Getting to know you

Vanessa: Have you always wanted to be a developer?

Greg: I wanted to be a train driver! Once I got over that, I got a home computer at the age of ten, my mum sacrificed to get the computer. At first I was just playing games on it (Commodore Plus 4) and she strongly encouraged me to learn and program with it, so I picked up a book to learn, out of guilt really, and from then on I was hooked, all I wanted to do was program. 

Vanessa: Did you go to college and beyond or are you self-taught?

Greg: I took Computer Science at degree and also at A level not many six forms offered that at the time. I realised that it paid well to do something I’m good at. The world developer population is not growing that fast, which is surprising, We need to train more programmers, but we’re always going to have a big undersupply so we need to make that finite pool of programmers as productive as possible.

We need a healthy ecosystem to help people be more productive. Ten years ago, software tools were a brave business to be in. Now it’s one of the hottest places for VC’s to invest in. 

Vanessa: Have you ever been involved in mentorship, either as a mentor or a mentoree?

Greg: We’re all still learning every day, I have mentored. In fact many of our employees are a mentor to me. We’re lucky that there is a healthy ecosystem in Cambridge. It’s amazing really – you can email almost anyone you can think of, even when you’re right at the beginning and they’ll spend a bunch of time with you.

The Future

Greg: Core tooling, slowly they have evolved compilers, IDE’s. Debuggers have not changed much over the years, new tools have come along but the fundamentals have not changed much over the decade

We see waves of tech. There are rapid periods of changes, computer operators were like train operators – if you used a computer for work that’s all you did, and no-one else would be let near them. Then in the 80’s people started using computers as part of their other job, now everyone is using them, and now there are smartphones. As these waves went by, the way we developed changed too – i.e. it goes in waves. Between say 1990 and 2010 the way we develop code was all evolution not revolution. Then suddenly it all changed again, first with agile, then CI/CD, huge amounts of reuse of open source, etc. With these big changes comes an explosion of tooling. It’s really hard to imagine what will continue. I think most of the tools we use today will still be in use in ten years, but they will have been added to. Like how GitHub compliments git, or our stuff does with Jenkins. I’m sceptical on the AI writing code thing – understanding of requirements through context and delivering creative solutions to that – it’s a million miles away from the state of the art. But I do totally see computers helping us to write code – the GitHub Copilot stuff promises to save a bunch of time. But it’s not quite as exciting as it looks because if you think about it, Copilot saves you time typing in the code sure, but what proportion of programming time is actually spent typing the code in? Pretty small. A much larger chunk of time is spent figuring out why that code you typed in this morning doesn’t do what you thought it was going to do! That’s why we started Undo, and I think we’re going to see a lot more around this notion of understanding or auditing exactly what happened.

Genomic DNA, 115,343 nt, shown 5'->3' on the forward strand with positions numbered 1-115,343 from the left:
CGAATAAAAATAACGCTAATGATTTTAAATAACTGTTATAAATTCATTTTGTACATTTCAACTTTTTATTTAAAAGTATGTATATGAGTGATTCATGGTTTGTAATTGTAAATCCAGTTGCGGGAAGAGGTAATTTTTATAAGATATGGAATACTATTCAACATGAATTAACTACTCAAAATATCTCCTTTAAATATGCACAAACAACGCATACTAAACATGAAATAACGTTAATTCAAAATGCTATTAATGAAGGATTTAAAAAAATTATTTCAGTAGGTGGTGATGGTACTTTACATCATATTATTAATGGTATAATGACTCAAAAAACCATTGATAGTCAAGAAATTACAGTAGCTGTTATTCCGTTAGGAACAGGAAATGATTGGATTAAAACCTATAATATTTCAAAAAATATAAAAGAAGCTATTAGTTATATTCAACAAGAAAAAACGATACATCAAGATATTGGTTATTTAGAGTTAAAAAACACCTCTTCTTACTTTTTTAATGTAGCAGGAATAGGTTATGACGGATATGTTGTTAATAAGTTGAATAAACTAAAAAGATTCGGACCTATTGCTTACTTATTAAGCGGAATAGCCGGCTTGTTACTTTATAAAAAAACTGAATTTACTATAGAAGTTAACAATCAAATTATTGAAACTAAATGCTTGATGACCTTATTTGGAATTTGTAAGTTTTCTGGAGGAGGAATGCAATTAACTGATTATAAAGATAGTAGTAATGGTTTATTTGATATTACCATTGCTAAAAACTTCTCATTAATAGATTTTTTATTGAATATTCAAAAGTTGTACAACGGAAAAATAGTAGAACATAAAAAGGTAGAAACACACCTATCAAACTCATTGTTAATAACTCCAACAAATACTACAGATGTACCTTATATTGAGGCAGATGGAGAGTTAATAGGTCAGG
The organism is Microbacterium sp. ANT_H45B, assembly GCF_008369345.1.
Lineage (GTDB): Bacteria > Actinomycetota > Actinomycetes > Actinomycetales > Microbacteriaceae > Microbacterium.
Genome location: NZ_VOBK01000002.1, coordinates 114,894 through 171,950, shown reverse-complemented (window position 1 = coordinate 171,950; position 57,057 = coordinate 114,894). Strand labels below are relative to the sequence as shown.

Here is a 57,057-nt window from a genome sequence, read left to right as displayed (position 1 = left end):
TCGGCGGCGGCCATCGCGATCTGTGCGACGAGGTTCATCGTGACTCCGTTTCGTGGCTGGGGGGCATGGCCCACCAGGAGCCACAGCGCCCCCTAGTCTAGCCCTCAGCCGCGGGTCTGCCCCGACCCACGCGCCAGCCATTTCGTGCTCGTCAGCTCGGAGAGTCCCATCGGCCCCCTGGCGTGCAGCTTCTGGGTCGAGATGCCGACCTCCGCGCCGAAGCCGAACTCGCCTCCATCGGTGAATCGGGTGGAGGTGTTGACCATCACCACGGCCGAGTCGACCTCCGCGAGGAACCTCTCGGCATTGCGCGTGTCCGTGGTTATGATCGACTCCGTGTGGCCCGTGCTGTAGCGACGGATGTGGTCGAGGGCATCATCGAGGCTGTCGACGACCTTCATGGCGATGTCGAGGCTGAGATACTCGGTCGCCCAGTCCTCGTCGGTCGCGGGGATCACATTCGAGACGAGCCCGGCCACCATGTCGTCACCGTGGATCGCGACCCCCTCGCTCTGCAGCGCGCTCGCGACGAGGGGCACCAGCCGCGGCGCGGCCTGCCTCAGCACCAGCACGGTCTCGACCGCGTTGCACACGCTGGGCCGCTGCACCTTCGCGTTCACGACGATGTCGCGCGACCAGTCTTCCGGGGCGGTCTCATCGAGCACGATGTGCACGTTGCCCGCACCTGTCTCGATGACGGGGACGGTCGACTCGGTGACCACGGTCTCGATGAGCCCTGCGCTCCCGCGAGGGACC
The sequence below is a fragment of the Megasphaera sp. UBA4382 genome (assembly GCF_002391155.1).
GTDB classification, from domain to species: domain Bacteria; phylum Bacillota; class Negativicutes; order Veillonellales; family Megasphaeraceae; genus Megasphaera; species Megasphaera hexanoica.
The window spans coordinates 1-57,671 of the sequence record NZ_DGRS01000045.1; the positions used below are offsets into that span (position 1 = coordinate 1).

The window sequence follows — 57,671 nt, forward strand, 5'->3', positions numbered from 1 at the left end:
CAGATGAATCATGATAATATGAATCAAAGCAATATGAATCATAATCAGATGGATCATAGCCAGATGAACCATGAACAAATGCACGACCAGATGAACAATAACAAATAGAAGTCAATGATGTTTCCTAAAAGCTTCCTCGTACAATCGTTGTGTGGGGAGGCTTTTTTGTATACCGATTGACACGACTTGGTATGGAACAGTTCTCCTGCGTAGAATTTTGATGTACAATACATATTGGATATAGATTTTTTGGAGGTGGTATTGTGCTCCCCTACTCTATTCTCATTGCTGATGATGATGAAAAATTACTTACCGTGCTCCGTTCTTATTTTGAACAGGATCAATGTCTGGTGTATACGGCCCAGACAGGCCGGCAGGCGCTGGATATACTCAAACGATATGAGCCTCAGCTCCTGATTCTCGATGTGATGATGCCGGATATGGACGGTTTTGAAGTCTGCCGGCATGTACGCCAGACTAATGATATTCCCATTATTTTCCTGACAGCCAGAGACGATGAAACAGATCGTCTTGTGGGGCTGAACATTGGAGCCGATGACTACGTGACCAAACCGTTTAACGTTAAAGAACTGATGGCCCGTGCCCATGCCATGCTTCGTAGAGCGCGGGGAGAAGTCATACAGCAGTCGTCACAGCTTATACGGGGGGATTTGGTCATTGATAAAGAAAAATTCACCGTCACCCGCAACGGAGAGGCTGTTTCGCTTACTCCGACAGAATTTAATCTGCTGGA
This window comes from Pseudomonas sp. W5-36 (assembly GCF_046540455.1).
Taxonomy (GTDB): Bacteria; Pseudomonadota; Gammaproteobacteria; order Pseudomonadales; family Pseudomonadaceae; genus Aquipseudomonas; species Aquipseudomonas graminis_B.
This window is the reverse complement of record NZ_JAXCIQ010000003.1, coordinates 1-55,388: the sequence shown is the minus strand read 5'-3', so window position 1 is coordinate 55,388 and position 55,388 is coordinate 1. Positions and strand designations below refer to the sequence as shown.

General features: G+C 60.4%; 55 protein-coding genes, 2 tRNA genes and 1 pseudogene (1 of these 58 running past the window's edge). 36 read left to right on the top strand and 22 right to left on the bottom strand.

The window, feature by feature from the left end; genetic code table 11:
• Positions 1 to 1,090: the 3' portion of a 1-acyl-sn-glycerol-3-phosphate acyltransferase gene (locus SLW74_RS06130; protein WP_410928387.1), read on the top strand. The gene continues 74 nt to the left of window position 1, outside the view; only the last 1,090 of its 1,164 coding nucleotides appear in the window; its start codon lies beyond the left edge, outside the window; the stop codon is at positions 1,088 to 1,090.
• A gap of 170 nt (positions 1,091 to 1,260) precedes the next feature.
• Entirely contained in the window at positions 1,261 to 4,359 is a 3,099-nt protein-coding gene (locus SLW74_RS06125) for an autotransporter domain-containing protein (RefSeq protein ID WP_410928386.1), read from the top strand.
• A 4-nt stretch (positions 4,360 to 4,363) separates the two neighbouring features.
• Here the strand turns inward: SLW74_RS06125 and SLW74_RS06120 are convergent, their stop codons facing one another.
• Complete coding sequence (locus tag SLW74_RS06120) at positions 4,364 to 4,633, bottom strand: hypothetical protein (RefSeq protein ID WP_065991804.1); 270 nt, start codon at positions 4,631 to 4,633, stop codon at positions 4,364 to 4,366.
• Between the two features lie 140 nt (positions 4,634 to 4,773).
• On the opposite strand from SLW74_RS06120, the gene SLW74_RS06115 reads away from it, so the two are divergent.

Collaboration will be key. Asynchronous collaboration. Once you sever the link, you no longer require people to be geographically in the same place, well then you no longer need to be in the same time, either. This has potentially profound implications for how we might work. We have used version control in development for decades which allows people to collaborate remotely and asynchronously; I think these practices have a lot to teach a wider audience in asynchronous collaboration. In kind of the same way that the first word processing applications were actually code editors.

We’re good at writing code, but not at debugging, most devs spend alot of time debugging – remote and asynchronous collaboration through debugging would be great. 

Vanessa: It was great to talk to you Greg!

We love to hear your development stories, get in touch to share yours.


HTML5 performance is fine, what we are missing is tools

HTML5 is perceived as a lower quality platform, mainly because of performance. This comes both as a result of survey data, as well as developer interviews. Yet, industry experts claim the problem is lack of tools. So what is the HTML5 really missing, performance or tools?


In April 2013 VisionMobile asked mobile app developers what stops them from using HTML5. 46% answered “Performance issues”, followed by 37% who said “Lack of APIs” (sample size: 1,518 developers).